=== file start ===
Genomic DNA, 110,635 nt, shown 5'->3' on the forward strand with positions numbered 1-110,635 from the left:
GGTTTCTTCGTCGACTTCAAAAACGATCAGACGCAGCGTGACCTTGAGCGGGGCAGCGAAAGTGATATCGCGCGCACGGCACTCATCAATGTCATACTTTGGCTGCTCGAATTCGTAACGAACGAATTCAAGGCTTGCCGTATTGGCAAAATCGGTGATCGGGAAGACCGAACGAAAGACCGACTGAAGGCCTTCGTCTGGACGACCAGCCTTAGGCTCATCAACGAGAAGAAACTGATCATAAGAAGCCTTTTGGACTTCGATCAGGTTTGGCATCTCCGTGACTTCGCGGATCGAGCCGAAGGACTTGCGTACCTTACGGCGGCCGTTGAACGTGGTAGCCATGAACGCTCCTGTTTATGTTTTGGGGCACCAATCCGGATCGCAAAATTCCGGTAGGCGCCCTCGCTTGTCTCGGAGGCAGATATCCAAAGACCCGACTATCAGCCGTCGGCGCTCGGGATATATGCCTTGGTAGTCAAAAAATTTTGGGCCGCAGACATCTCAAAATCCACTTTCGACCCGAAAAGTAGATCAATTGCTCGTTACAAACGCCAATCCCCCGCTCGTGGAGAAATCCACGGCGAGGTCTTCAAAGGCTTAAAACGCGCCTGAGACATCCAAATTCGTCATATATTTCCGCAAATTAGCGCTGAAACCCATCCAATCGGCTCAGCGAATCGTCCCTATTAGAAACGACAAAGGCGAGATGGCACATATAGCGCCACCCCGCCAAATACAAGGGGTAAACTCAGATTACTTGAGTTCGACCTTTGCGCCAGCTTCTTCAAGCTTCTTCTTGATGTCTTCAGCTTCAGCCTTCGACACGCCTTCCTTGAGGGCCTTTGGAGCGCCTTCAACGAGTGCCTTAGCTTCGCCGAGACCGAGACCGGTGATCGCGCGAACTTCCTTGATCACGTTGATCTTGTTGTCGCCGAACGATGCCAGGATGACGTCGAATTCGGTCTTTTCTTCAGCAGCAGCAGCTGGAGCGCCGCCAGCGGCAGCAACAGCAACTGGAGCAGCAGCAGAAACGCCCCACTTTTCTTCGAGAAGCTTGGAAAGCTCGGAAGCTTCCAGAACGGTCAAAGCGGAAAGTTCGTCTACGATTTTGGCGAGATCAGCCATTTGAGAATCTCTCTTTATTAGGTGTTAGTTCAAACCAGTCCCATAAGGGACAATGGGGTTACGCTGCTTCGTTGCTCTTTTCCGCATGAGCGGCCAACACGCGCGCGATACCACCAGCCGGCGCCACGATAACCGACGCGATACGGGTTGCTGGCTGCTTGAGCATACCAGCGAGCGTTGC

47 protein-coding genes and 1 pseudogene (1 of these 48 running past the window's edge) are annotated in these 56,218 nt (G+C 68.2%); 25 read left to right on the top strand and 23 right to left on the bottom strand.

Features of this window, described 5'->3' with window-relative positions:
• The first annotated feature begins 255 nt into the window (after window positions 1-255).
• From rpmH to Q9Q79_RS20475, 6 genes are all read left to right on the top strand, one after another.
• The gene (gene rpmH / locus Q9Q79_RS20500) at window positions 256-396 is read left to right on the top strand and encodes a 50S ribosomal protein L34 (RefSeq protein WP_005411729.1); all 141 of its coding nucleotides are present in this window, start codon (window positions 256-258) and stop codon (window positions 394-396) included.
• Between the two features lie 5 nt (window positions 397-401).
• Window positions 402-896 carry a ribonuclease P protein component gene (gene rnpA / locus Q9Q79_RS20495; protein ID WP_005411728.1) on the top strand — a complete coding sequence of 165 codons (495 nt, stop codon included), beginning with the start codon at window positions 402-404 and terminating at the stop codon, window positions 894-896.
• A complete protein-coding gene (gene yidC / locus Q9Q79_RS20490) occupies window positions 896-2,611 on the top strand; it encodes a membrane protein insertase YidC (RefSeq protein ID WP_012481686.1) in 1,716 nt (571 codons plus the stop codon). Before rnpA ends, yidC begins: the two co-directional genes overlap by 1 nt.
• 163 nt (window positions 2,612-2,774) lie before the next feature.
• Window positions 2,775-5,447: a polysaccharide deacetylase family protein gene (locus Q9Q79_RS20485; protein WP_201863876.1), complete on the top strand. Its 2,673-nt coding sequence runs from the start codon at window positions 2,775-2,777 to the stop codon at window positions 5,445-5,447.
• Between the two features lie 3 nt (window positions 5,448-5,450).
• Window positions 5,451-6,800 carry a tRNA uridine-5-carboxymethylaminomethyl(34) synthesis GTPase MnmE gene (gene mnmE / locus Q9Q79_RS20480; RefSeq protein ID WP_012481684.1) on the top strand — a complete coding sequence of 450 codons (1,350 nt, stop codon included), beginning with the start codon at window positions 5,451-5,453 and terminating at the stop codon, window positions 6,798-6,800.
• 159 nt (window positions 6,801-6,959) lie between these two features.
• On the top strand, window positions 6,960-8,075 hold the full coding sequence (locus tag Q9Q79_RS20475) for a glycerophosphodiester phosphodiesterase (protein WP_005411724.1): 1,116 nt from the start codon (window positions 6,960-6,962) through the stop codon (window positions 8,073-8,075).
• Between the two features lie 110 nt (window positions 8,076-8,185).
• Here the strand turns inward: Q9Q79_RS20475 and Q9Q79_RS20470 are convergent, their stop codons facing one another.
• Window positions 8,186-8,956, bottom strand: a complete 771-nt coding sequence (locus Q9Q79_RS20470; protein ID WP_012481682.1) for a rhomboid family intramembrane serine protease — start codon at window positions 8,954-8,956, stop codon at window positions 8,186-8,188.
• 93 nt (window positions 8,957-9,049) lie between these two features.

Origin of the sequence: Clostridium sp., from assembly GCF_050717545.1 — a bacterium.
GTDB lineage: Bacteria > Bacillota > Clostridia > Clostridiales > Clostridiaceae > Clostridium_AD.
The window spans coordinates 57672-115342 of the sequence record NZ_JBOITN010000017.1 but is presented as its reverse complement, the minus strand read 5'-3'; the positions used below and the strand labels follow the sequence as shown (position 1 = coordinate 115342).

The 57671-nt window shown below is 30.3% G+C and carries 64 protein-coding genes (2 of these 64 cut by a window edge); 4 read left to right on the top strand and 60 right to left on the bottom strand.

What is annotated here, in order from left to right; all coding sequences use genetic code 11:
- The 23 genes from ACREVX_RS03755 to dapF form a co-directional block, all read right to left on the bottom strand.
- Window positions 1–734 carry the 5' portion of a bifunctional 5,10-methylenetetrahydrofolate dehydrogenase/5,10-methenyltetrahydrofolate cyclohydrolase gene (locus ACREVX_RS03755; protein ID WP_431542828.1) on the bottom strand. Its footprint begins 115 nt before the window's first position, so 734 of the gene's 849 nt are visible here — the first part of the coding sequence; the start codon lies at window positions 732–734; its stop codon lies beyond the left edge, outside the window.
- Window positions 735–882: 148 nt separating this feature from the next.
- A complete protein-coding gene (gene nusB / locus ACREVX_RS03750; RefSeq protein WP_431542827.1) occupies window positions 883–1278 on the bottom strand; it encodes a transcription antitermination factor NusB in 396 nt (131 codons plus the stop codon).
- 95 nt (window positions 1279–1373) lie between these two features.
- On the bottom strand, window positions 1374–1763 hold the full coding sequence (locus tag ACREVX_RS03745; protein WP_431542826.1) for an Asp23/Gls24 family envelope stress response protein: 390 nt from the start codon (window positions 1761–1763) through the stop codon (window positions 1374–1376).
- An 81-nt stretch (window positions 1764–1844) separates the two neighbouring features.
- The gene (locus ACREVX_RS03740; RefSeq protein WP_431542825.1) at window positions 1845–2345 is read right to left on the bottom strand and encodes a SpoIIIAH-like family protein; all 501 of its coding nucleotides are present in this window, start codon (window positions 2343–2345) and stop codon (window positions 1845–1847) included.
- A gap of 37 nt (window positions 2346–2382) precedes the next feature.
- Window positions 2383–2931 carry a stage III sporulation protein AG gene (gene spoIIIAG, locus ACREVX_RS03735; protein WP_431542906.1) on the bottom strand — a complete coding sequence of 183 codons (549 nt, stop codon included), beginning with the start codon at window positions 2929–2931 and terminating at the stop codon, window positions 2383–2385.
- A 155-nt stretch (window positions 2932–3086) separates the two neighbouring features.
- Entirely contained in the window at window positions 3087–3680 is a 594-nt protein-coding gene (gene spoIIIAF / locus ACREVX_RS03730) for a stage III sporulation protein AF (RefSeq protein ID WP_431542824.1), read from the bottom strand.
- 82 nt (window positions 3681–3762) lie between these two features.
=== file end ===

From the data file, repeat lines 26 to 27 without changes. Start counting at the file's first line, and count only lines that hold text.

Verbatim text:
- The 23 genes from ACREVX_RS03755 to dapF form a co-directional block, all read right to left on the bottom strand.
- Window positions 1–734 carry the 5' portion of a bifunctional 5,10-methylenetetrahydrofolate dehydrogenase/5,10-methenyltetrahydrofolate cyclohydrolase gene (locus ACREVX_RS03755; protein ID WP_431542828.1) on the bottom strand. Its footprint begins 115 nt before the window's first position, so 734 of the gene's 849 nt are visible here — the first part of the coding sequence; the start codon lies at window positions 732–734; its stop codon lies beyond the left edge, outside the window.